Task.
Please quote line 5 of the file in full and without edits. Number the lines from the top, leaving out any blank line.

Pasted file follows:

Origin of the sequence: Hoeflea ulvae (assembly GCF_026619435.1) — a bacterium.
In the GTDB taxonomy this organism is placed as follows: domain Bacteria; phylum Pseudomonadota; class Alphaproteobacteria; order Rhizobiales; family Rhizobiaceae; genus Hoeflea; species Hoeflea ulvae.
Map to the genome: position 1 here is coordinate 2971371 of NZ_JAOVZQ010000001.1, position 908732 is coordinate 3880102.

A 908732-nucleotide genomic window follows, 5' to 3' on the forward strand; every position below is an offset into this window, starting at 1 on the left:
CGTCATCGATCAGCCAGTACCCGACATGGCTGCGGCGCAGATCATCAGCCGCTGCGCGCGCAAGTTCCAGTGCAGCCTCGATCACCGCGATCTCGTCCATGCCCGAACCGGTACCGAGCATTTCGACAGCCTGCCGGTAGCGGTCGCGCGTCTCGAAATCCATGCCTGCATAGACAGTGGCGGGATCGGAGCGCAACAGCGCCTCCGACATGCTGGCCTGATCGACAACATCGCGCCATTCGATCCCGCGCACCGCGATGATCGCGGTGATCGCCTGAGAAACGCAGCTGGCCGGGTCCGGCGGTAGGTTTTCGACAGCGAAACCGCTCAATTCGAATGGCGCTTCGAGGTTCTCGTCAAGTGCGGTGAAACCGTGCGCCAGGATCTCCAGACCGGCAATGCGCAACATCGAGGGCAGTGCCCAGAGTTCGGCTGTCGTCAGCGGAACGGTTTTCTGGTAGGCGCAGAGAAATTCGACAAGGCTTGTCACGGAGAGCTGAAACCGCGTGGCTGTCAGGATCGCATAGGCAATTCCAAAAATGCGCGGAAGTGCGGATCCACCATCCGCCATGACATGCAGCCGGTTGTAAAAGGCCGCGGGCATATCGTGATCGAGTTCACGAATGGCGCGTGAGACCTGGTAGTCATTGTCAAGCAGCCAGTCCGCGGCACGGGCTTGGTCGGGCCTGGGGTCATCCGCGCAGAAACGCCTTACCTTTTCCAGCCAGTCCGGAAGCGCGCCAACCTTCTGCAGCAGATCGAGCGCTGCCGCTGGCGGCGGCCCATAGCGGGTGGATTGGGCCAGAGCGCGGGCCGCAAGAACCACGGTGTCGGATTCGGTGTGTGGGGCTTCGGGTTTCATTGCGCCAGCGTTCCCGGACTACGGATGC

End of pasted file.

CGTCATCGATCAGCCAGTACCCGACATGGCTGCGGCGCAGATCATCAGCCGCTGCGCGCGCAAGTTCCAGTGCAGCCTCGATCACCGCGATCTCGTCCATGCCCGAACCGGTACCGAGCATTTCGACAGCCTGCCGGTAGCGGTCGCGCGTCTCGAAATCCATGCCTGCATAGACAGTGGCGGGATCGGAGCGCAACAGCGCCTCCGACATGCTGGCCTGATCGACAACATCGCGCCATTCGATCCCGCGCACCGCGATGATCGCGGTGATCGCCTGAGAAACGCAGCTGGCCGGGTCCGGCGGTAGGTTTTCGACAGCGAAACCGCTCAATTCGAATGGCGCTTCGAGGTTCTCGTCAAGTGCGGTGAAACCGTGCGCCAGGATCTCCAGACCGGCAATGCGCAACATCGAGGGCAGTGCCCAGAGTTCGGCTGTCGTCAGCGGAACGGTTTTCTGGTAGGCGCAGAGAAATTCGACAAGGCTTGTCACGGAGAGCTGAAACCGCGTGGCTGTCAGGATCGCATAGGCAATTCCAAAAATGCGCGGAAGTGCGGATCCACCATCCGCCATGACATGCAGCCGGTTGTAAAAGGCCGCGGGCATATCGTGATCGAGTTCACGAATGGCGCGTGAGACCTGGTAGTCATTGTCAAGCAGCCAGTCCGCGGCACGGGCTTGGTCGGGCCTGGGGTCATCCGCGCAGAAACGCCTTACCTTTTCCAGCCAGTCCGGAAGCGCGCCAACCTTCTGCAGCAGATCGAGCGCTGCCGCTGGCGGCGGCCCATAGCGGGTGGATTGGGCCAGAGCGCGGGCCGCAAGAACCACGGTGTCGGATTCGGTGTGTGGGGCTTCGGGTTTCATTGCGCCAGCGTTCCCGGACTACGGATGC